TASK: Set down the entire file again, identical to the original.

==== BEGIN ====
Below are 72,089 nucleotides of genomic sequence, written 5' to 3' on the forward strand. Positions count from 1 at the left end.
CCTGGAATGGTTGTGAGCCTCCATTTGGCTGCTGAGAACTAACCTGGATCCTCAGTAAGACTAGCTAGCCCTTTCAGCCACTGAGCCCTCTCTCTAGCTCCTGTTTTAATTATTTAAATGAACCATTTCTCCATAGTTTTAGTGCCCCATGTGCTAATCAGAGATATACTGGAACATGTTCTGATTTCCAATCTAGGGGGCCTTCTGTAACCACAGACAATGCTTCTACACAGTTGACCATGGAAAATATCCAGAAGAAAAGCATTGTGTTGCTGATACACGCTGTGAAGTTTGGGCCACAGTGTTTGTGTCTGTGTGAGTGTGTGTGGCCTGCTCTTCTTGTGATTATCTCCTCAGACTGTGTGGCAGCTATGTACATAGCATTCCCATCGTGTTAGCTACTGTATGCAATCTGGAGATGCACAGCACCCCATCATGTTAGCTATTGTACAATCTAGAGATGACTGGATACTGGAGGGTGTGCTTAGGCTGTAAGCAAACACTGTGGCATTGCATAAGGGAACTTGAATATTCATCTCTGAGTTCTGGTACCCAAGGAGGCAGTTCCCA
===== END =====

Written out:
Below are 72,089 nucleotides of genomic sequence, written 5' to 3' on the forward strand. Positions count from 1 at the left end.
CCTGGAATGGTTGTGAGCCTCCATTTGGCTGCTGAGAACTAACCTGGATCCTCAGTAAGACTAGCTAGCCCTTTCAGCCACTGAGCCCTCTCTCTAGCTCCTGTTTTAATTATTTAAATGAACCATTTCTCCATAGTTTTAGTGCCCCATGTGCTAATCAGAGATATACTGGAACATGTTCTGATTTCCAATCTAGGGGGCCTTCTGTAACCACAGACAATGCTTCTACACAGTTGACCATGGAAAATATCCAGAAGAAAAGCATTGTGTTGCTGATACACGCTGTGAAGTTTGGGCCACAGTGTTTGTGTCTGTGTGAGTGTGTGTGGCCTGCTCTTCTTGTGATTATCTCCTCAGACTGTGTGGCAGCTATGTACATAGCATTCCCATCGTGTTAGCTACTGTATGCAATCTGGAGATGCACAGCACCCCATCATGTTAGCTATTGTACAATCTAGAGATGACTGGATACTGGAGGGTGTGCTTAGGCTGTAAGCAAACACTGTGGCATTGCATAAGGGAACTTGAATATTCATCTCTGAGTTCTGGTACCCAAGGAGGCAGTTCCCA